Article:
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Previous Challenge Entry (Level 3 – Advanced)
Topic: Ow! (01/07/10)

TITLE: A Twisted Slice of Life
By Chely Roach


[Reader discretion advised. Aspects of this story may disturb some readers.]

It’s Showtime.

I always wish I could capture this moment when I meet a new patient. I have tried different means, but they never preserve the raw essence of it. Intuitively, we both know that she will be under my care for awhile—probably the duration of her life. This collision of worlds, patient and doctor’s, creates an unfathomable bond. I stand in the corridor and take a deep breath, mentally affixing my expression: professional, slightly detached. I smooth my lab coat and give a gentle, rhetorical knock on the door.

As I turn the knob I take her chart from the rack on the door. I force myself to focus on the folder and not look at her. Not just yet. She needs to know her place in this relationship. I close the door with the heel of my right shoe, reveling in the soft click as it kisses the door frame. Perfectly executed. After years of practiced routine, this little nuance sets an authoritative tone; the patient immediately knows that I come to our little exam table with gravitas, and more importantly, that I am in control of every aspect of this encounter.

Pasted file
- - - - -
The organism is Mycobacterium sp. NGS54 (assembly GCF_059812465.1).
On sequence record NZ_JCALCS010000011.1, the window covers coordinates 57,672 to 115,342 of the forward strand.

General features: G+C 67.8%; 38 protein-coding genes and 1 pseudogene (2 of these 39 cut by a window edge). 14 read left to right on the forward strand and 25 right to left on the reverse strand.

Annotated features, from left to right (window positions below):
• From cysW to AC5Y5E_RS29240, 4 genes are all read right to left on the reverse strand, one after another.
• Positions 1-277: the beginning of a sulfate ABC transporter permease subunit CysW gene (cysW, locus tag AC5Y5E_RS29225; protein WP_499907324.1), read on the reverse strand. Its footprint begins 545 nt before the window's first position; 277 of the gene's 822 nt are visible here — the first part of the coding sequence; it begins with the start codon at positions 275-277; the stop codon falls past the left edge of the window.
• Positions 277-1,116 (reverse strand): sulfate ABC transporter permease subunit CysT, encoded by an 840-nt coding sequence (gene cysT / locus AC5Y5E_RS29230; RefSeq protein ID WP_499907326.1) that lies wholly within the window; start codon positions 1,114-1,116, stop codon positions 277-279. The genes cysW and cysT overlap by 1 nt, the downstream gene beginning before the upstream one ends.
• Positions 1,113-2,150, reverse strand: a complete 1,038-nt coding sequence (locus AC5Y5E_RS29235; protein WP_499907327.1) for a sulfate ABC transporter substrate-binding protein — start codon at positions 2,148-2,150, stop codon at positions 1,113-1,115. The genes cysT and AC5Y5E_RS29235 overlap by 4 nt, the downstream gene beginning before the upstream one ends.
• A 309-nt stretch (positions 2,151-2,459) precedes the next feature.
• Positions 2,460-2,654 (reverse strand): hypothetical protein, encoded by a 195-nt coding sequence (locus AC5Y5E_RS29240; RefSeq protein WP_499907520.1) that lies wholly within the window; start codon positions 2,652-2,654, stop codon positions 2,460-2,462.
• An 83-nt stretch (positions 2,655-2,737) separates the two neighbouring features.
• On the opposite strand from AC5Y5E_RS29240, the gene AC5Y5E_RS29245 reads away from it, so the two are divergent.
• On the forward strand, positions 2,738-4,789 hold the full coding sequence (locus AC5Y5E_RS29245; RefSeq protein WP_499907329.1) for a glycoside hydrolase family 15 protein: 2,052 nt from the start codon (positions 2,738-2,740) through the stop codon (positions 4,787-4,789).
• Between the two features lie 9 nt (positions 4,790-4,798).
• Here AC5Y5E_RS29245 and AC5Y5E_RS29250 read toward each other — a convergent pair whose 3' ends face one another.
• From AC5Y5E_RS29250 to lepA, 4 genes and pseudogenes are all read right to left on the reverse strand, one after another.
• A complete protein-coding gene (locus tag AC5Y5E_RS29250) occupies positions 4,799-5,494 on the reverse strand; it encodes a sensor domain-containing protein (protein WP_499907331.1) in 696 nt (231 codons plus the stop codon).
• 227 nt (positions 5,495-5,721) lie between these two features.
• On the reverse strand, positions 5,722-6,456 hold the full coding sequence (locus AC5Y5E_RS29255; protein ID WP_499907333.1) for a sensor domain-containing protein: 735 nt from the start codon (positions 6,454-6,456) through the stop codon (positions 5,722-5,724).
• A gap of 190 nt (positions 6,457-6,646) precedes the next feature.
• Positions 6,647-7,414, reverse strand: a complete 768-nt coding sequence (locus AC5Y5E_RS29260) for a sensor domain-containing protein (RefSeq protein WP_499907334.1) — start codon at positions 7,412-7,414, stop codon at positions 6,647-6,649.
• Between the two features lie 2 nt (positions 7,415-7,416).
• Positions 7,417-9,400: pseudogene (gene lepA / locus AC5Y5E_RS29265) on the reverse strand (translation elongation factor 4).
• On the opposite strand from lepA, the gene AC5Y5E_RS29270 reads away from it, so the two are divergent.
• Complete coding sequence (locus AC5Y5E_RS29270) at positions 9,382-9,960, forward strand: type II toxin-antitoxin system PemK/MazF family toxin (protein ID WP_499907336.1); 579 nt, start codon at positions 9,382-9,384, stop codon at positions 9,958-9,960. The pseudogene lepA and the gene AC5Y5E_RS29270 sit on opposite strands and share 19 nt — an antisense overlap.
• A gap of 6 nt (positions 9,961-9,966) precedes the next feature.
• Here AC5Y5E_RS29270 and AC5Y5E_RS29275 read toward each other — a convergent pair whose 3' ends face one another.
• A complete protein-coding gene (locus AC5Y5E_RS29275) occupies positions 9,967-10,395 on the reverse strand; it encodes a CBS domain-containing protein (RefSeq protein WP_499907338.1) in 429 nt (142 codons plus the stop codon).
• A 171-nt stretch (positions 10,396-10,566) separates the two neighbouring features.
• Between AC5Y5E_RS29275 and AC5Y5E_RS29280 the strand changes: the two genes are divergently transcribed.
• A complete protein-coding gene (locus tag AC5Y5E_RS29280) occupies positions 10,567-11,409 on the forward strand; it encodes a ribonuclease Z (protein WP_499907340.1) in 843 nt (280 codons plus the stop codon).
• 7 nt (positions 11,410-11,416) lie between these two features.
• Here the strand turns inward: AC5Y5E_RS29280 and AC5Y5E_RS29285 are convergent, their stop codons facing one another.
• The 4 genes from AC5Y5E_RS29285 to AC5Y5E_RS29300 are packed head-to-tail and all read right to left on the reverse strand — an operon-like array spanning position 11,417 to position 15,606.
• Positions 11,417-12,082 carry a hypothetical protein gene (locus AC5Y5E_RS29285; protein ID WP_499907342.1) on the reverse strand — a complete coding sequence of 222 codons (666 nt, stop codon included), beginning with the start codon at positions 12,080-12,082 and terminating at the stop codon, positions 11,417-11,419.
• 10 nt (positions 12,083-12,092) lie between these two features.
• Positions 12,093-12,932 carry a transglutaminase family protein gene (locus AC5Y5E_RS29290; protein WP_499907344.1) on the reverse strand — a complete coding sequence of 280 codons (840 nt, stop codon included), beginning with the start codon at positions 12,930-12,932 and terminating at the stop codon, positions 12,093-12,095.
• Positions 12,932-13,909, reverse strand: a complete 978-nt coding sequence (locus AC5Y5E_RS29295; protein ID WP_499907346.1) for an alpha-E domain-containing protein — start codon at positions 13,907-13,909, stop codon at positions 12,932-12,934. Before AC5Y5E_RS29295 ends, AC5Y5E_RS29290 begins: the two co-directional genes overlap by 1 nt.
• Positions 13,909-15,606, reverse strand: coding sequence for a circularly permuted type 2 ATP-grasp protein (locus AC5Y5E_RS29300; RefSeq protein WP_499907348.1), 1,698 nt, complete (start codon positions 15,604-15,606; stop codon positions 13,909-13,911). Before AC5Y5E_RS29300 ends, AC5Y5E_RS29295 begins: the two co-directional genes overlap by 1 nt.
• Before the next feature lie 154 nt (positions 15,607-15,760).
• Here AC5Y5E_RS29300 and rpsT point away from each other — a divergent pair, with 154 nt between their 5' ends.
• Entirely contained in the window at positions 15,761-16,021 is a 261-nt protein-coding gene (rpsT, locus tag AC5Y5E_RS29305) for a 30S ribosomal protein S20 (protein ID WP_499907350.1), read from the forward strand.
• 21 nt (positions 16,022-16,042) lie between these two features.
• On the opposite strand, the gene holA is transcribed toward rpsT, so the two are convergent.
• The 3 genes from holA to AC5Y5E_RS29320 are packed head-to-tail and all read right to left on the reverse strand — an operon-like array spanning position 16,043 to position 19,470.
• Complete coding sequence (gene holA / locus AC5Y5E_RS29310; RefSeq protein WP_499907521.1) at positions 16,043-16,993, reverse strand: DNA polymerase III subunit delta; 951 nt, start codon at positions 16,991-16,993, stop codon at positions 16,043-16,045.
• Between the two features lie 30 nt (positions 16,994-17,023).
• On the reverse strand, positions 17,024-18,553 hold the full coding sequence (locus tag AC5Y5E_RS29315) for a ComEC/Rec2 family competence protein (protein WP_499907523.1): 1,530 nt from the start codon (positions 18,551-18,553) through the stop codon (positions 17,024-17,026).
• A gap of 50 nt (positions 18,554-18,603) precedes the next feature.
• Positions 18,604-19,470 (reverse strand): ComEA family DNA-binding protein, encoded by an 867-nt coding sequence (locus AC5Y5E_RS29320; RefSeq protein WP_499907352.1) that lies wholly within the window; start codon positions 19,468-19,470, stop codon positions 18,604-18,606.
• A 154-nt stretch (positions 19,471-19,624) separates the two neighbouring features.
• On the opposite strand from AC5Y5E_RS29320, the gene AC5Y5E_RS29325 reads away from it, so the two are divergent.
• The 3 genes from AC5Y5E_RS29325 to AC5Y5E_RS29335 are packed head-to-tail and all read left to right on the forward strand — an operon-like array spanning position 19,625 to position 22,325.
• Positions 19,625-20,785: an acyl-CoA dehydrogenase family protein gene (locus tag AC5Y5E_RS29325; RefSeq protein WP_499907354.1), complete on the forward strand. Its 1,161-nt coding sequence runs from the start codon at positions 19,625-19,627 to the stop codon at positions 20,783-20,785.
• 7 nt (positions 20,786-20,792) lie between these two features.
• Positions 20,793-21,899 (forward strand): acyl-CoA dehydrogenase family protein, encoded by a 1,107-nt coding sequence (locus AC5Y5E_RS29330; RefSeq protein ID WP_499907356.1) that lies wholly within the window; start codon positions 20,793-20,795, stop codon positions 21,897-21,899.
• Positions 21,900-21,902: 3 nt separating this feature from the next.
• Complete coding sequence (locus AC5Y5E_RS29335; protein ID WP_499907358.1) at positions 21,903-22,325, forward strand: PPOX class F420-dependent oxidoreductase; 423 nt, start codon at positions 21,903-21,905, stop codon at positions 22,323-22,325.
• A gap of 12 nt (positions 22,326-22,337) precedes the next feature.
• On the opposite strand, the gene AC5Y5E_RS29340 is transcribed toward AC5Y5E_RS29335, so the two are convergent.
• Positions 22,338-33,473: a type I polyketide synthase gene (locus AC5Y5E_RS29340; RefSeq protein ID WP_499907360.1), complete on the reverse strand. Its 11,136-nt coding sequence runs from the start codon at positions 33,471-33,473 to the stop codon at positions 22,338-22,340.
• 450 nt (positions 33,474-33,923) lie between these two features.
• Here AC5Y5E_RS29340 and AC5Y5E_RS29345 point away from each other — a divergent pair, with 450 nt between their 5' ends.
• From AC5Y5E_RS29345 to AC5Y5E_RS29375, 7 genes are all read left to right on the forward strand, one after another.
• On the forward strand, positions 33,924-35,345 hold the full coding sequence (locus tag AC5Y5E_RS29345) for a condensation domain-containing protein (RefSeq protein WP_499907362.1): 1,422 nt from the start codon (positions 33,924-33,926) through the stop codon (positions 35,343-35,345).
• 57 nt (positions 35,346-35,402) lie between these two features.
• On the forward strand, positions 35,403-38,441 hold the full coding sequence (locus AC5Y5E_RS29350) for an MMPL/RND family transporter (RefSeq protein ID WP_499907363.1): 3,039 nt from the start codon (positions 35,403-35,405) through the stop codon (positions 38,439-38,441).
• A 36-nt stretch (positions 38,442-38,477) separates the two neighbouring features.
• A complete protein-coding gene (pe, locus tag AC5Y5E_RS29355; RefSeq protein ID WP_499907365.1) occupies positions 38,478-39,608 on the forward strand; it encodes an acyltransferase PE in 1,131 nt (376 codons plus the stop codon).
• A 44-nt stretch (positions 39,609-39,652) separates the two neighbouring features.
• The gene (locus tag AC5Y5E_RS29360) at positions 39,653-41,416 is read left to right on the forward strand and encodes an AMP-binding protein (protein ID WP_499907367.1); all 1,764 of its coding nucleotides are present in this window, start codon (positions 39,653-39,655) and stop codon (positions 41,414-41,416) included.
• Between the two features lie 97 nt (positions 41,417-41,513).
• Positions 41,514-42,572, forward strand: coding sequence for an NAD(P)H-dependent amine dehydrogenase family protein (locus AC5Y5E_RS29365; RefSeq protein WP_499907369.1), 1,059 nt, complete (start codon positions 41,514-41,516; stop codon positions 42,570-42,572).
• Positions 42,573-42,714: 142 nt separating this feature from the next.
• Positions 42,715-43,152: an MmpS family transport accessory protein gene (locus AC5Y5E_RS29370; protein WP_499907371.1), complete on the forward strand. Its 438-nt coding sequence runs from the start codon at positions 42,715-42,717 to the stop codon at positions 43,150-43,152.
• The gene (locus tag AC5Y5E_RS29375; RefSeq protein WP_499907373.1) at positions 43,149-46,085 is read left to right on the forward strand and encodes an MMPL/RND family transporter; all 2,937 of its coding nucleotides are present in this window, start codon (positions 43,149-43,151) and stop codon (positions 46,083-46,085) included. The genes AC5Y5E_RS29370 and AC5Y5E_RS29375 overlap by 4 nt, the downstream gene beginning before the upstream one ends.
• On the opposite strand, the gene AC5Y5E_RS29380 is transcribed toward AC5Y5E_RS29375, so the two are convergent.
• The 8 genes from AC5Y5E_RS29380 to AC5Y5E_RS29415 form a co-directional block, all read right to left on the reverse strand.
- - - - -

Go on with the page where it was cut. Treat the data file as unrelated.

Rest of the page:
I wait for my cue to make eye contact and speak. It usually takes an average of twenty seconds of tense silence for my patient’s breathing to increase to near hyperventilation. Today, she takes forty five seconds. Impressive. I write this down in her chart.

“Hello, Ms. Reynolds, my name is Dr. Sade. It’s a pleasure to meet you.” I note in her chart how vulnerable she looks on the table: the open front exam gown, the paper cloth draping over her thighs, the brutally cold florescent lighting beating down on her. She is shivering. “I hope you don’t mind if I record our discussion…it helps with my dictation later.” I engage my digital recorder.

“Well, we need to get a thorough medical history on you before we begin…mind if I have one of your cigarettes?” I reach over and pull her pack and lighter from her purse,”Thanks. So, Ms. Reynolds, what’s your age?” I light one of her skinny, white cigarettes. She gives me a pathetic look, and then frantically fixates on the door.

“Now, I understand this situation is upsetting, but you are going to need to properly communicate with me so that I may treat you. I’ll ask again, how old are you?” I lean toward her and briskly rip the duct tape from her mouth. She whimpers like a dog and squeezes her eyes shut, forcing out the tears. Her response is somewhat disappointing.

“Not speaking to me yet, hmm? That’s okay; I have devised my own methods for determining the age of my patients. It’s quite accurate.” I open a drawer on the examining table, and she begins to squirm and sob as I remove a pair of latex gloves. “Do you have any latex allergies? If you refuse to cooperate with the medical history portion of our visit then we might as well move on to your physical…”